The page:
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Basing strategy involves local community dialogue now—the plan reverses this and causes backlash that undermines effectiveness



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Basing strategy involves local community dialogue now—the plan reverses this and causes backlash that undermines effectiveness


Boccuti, Faul and Gray, 12

Amanda Boccuti, GIS Support Analyst, Marstel-Day, LLC, providing analysis and GIS support for U.S. Marine Corps projects. Lauren Faul, Specializing in Strategic Communications Analyst, Marstel-Day, LLC, Her primary responsibilities entail the development of engagement plans for the U.S. Marine Corps which will provide them a framework to sustain the missions through community outreach and engagement. She has previously worked as a Communications Director on Capitol Hill and Congressional Liaison for the Marine Corps. Lauren Gray, Environmental Issues Researcher, Marstel-Day, LLC, offering research and analysis of environmental issues for encroachment control plans and communications, outreach and engagement strategies for the U.S. Marine Corps. Her primary focus areas include climate change effects and energy development, 5/21/12, http://engagingcities.com/article/establishing-creative-strategies-effective-engagement-between-military-installations-communi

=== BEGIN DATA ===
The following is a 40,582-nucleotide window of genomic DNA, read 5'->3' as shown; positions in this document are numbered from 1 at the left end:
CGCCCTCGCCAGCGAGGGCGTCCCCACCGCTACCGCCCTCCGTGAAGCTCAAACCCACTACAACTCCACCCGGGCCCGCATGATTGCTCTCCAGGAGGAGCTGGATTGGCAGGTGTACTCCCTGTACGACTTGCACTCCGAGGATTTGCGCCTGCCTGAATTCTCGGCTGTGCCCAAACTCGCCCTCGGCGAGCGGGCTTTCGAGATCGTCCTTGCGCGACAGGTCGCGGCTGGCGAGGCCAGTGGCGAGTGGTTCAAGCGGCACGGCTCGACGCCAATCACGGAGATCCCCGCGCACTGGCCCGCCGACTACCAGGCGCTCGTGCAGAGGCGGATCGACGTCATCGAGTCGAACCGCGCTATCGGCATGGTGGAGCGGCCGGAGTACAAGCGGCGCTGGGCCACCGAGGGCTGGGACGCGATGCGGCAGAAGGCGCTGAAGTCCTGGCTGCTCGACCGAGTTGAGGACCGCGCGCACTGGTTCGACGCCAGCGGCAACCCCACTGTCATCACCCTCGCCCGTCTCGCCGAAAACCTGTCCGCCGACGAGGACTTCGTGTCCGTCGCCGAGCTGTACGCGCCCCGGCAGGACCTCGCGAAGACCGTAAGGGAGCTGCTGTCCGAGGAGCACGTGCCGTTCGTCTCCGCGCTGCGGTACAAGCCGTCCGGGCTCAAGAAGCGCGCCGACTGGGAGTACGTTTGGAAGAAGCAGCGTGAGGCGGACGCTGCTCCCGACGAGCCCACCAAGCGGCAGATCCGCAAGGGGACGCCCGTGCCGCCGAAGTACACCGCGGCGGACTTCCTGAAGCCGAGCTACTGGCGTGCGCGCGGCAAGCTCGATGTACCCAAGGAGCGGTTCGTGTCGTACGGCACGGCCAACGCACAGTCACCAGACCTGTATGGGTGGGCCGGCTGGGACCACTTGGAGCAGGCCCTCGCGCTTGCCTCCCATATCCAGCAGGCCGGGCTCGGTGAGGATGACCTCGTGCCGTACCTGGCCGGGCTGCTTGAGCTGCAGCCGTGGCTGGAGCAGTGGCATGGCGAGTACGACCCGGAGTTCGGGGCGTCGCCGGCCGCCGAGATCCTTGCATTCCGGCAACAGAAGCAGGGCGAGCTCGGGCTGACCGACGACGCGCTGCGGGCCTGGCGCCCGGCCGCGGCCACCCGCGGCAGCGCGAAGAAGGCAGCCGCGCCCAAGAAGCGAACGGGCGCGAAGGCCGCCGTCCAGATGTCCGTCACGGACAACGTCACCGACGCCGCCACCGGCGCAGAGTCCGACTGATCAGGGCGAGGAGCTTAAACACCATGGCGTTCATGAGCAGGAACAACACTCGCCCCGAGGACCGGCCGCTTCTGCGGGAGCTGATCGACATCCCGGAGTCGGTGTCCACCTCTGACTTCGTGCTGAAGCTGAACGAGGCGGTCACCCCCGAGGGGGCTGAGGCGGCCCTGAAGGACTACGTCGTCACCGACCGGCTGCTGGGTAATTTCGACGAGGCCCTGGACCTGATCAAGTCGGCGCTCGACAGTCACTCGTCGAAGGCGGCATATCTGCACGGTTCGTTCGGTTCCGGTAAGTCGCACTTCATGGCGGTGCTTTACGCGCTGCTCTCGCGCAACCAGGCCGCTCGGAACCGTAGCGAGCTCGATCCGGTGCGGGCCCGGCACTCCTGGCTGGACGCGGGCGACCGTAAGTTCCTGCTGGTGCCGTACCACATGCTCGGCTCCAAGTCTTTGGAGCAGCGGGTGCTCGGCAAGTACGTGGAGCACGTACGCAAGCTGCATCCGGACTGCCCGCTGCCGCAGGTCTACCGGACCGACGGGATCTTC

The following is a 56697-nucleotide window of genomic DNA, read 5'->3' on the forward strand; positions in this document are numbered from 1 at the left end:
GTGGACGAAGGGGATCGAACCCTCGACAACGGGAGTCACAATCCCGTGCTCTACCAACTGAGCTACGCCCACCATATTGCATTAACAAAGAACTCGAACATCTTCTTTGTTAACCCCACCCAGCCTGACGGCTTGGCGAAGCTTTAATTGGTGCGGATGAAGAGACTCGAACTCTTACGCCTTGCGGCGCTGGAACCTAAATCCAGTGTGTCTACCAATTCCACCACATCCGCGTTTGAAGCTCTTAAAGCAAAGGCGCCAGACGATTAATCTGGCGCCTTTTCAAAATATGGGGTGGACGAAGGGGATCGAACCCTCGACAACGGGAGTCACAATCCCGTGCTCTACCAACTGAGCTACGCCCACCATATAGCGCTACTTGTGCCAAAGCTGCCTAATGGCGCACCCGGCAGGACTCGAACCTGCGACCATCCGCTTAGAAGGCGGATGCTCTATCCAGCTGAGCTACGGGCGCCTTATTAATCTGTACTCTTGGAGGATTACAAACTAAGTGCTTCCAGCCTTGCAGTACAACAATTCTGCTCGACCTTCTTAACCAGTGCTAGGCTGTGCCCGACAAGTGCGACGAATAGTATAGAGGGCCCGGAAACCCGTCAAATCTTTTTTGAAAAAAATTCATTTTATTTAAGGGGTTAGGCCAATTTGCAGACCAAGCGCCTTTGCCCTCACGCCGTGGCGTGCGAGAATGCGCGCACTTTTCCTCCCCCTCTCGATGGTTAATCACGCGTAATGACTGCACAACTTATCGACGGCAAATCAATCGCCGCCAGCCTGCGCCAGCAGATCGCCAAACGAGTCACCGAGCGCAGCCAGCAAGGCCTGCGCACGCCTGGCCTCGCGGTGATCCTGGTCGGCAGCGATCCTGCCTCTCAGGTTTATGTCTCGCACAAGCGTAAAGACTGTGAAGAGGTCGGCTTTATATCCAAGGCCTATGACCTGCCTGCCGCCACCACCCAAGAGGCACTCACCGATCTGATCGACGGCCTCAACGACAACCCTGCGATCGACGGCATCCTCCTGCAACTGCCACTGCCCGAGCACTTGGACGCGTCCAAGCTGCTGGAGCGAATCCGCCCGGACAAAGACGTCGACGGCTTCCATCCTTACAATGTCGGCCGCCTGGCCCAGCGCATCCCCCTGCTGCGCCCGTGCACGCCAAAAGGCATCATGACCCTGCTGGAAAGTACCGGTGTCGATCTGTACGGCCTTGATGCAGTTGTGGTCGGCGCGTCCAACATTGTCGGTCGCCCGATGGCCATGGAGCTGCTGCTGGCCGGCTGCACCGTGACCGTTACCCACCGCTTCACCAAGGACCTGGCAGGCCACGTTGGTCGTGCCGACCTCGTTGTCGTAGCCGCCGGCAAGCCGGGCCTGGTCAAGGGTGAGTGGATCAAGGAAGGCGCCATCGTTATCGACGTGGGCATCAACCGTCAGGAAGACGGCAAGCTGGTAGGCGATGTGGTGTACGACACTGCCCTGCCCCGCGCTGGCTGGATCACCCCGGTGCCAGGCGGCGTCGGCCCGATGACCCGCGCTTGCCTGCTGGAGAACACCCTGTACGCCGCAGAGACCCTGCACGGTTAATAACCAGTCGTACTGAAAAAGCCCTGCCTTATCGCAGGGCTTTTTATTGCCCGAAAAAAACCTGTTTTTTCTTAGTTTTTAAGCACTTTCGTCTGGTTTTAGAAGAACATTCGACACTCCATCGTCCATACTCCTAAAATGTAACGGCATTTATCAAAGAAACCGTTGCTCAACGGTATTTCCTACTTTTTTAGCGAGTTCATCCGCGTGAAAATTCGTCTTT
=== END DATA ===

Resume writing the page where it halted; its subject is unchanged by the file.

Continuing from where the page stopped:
Throughout the Nation’s history, military installations and ranges were historically established in undeveloped areas, except for those forts located to defend cities. Local communities developed near the installations for safety and economic reasons resulting in the installation being the up-to-that-point rural community’s primary economic engine. Routine communication between the installations and local communities were minimal because the installation was self-supporting and not subject to local laws and regulations. Communications were primarily social. Starting in the post-World War II era and accelerating as the 20th Century came to a close, installation-adjacent communities increased in both density and size – becoming less rural, more suburban or urban, and more economically diverse.¶ ¶ Military missions continue to evolve, incorporating new weapon platforms and training over larger areas and at all hours of the day and night. These changes in both surrounding communities and the installation missions have often lead to competing interests with respect to the economy, natural resource management, and land use. Military installations and local communities must, therefore, focus communication efforts on building partnerships to find mutually acceptable paths forward for resolving their competing interests. Developing collaborative relationships is imperative to turning otherwise conflicting interests into opportunities for mutually beneficial solutions. The nature of those interactions is defined by issue type, installation and community rapport, and available communication channels.¶ ¶ The four military services (i.e., Army, Navy, Marine Corps and Air Force) have service-specific community engagement programs to develop partnerships; all four, however, conduct information sharing through the Public Affairs Office (PAO), which handles media and public relations. Three of the services – the Navy, Marine Corps, and Air Force – have established encroachment management policies that outline service responsibilities to establish, maintain, and sustain community relationships in order to reduce encroachment effects. This responsibility is usually assigned to a Community Plans and Liaison Office (CPLO) or an equivalent community planner. The CPLO and PAO work with their installation Commander to act as the military’s voice and point of engagement in the community through consistent messaging, establishing an installation presence in community forums, and planning community-engagement events and processes.¶ ¶ Though Department of Defense (DoD) mechanisms exist to develop community partnerships, mediating the different interests and priorities among military installations and their surrounding communities is a complex, nuanced process usually exercised by the services, through their installation leadership. Siting of renewable energy projects, environmental stewardship responsibilities, noise from training events, and other policy- and planning-related matters invoke difficult questions, such as: how can an installation and its surrounding communities concurrently pursue goals and development in a way that lead to mutual gain, obtaining threshold requirements and fair compromise? Finding interest nexuses and fostering an open, strong relationship in which those nexuses can be explored is key.